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M5 Stuart Light Tank

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That is a sweet looking installation buddy!    Loving this!   Following along!



I am sure that Mike will answer your question better than me, but here goes.

Obviously a tank needs a light, powerful and reliable engine. I think most tanks designed before the war used engines designed for them, In most cases the tank was under powered and not too reliable. The Germans and, I think, the Japanese and Russians continued with this practice. The British and, initially, the Americans turned to the aero-engine. Most American aero-engines were air cooled (OK, the big Allison engines were not) which probably gave installation problems. This, the need for engines for aircraft and spare capacity in the car industry led to them using large multi-banked car engines as on the Sherman. The British used the RR Meteor engine, an un-supercharged version of the Merlin. In 1942 Rolls-Royce swapped their Meteor manufacturing plant near Nottingham for Rover's jet engine factories in Lancashire.

I may not have got everything correct since it is a quick reply.


much better view of the air path.. that plate wasn't swiss cheesed in the early photos..
as for use of an radial air-cooled engine, the weight to HP ratio is great,, no need for a complex liquid filled cooling system,, Sherman tanks produced in great numbers operated in northern Russia to North Africa (from one extreme to another that would test a liquid cooled vehicle)  watch some of the hedgehog sherman vids,, they had great performance.. the main drawback was the high profile of the vehicle making it an larger target,  Gasoline was also a risk compared to diesel, but one good hit didn't really matter what kind of fuel was used..

The choice of engines powerful enough to propel a tank, at the required speed over a variety of terrain conditions, was limited by availability rather than an esoteric choice between radial or inline engine.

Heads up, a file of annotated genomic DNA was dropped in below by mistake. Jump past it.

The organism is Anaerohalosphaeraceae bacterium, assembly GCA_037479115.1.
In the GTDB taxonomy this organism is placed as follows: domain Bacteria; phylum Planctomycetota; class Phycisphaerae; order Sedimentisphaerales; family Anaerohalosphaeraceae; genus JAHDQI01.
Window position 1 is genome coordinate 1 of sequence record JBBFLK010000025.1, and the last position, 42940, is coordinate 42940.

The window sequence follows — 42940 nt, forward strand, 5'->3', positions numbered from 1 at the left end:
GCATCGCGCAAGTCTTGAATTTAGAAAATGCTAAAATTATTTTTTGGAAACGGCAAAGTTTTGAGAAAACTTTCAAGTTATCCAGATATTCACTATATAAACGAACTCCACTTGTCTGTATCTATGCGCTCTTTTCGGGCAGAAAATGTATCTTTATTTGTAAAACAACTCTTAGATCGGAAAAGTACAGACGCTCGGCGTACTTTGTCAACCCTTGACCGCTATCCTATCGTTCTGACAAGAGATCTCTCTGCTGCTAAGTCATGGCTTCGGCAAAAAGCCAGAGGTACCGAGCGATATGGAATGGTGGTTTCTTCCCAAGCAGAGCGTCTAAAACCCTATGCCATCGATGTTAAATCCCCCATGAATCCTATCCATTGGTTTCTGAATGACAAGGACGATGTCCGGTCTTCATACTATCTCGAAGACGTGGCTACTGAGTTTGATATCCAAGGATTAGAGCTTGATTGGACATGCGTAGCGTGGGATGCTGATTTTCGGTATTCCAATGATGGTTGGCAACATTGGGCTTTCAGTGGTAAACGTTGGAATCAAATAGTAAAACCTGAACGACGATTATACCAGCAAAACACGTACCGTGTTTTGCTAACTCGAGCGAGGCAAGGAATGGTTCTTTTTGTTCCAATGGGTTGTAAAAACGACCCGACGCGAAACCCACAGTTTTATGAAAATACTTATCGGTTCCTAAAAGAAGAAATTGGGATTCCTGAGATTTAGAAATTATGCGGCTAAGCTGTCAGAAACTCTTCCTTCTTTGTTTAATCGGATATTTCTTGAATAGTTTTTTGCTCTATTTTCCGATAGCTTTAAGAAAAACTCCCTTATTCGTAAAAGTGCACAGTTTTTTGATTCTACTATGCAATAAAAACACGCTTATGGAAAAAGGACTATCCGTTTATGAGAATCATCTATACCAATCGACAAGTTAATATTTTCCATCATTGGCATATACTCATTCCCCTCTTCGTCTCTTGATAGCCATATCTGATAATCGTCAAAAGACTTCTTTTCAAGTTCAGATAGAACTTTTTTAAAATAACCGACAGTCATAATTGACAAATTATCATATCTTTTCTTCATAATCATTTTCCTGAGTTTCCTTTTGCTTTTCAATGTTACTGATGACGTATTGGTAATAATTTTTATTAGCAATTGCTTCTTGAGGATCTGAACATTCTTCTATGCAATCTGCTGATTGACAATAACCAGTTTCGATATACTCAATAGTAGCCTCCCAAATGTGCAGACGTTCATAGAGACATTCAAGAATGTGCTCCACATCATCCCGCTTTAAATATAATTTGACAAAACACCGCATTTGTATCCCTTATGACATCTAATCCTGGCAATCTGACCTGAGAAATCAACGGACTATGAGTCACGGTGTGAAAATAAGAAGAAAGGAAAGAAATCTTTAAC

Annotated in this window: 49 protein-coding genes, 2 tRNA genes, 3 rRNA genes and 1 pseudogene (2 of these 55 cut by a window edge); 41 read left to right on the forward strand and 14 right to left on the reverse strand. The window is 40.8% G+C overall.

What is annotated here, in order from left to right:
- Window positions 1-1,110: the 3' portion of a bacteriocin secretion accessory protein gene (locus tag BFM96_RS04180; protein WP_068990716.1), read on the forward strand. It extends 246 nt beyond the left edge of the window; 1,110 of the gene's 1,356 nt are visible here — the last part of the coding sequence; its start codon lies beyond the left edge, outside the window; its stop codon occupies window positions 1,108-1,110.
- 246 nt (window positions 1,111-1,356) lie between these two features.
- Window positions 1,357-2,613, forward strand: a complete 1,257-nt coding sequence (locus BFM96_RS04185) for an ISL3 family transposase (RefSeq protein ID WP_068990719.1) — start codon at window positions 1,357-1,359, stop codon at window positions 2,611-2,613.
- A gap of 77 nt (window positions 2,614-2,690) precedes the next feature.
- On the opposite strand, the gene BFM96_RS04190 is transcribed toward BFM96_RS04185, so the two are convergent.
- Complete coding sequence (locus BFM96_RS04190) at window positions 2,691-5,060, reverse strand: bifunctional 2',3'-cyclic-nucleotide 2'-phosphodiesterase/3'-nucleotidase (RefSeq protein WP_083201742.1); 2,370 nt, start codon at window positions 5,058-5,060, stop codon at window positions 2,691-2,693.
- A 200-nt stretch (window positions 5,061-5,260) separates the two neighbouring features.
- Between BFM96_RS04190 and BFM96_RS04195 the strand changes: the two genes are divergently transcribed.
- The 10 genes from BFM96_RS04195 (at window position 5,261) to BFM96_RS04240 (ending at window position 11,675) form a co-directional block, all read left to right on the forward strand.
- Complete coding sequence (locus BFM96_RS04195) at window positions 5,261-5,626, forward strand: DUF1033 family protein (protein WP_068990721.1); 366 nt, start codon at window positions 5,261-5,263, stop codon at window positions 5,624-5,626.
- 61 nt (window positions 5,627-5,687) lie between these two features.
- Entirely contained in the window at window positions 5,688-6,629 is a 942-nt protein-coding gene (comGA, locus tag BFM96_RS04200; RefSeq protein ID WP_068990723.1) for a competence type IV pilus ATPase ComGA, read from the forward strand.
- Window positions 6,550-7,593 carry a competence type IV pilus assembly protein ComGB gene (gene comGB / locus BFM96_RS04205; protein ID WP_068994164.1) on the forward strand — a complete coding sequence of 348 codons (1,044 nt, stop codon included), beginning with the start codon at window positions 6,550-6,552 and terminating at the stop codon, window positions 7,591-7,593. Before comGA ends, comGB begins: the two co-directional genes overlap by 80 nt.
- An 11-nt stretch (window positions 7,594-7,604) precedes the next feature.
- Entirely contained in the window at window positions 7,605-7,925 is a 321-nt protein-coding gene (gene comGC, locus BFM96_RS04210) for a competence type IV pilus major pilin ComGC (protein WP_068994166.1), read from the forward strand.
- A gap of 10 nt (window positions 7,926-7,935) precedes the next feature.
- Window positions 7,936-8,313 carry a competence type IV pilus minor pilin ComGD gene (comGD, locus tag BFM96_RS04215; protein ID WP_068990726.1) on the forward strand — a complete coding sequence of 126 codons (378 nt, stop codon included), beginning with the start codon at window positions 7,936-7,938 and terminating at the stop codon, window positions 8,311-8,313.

The power requirement for an effective armored tank is between 15 to 20 HP per ton. The choice of big powerful engines was limited. Suitable aircraft engine were available but even the biggest truck engine was nowhere near powerful enough. Big watercooled in-line engines were eventually developed, but it took time

A Light tank like the M3 or M5 Stuart needed a 220HP engine. Initialy a Continental W670 (220HP) radial was installed. Later, two Cadillac V8's (210hp) were needed to replace the the radial engines when supplies ran short.

A Medium Tank is much more heavily armored and needs a significantly more powerful engine. The M3 Lee/Grant and the M4 Sherman all started life fitted with the 400 to 450 HP Continental R975 radial engine. These big radials were eventually replaced with watercooled  in-line V engines, but only after engines of this enormous power had been designed and put into mass production.

By comparison the V12 RR Meteor tank engine was a  non supercharged derivative of the famous RR Merlin aircraft engine. It produced around 600HP from it's 27 litre engine and went on to power the more heavily armored and heavier tanks of later years.

Aircraft engines were therefore an obvious first choice. The US aviation industry in the 1930's favored the air cooled radial over the water cooled in line engine. In UK the industry were evenly split between the two. Bristol's lead the way with powerful air-cooled radials, while Rolls Royce produced equally good water cooled V12 in-lines.

The air cooled radial engine was light and compact but had the disadvantage of a larger diameter. The larger diameter engine forced their tanks to be much taller than desirable and therefore presented much bigger targets for the enemy to fire at.

Well that's my understanding



--- Quote from: tghs on January 16, 2021, 03:06:47 PM --- the main drawback was the high profile of the vehicle making it an larger target,  Gasoline was also a risk compared to diesel, but one good hit didn't really matter what kind of fuel was used..

--- End quote ---

Gasoline was always the fuel of choice, everything, including the cookhouse stoves ran on it. It was a question of logistics, one fuel ran all. Supplying more than one type of fuel to the forward troops was out of the question.

As to the vulnerability of gasoline v Diesel. It did not matter much. One good hit would usually set off a ton of high explosive ammunition first.



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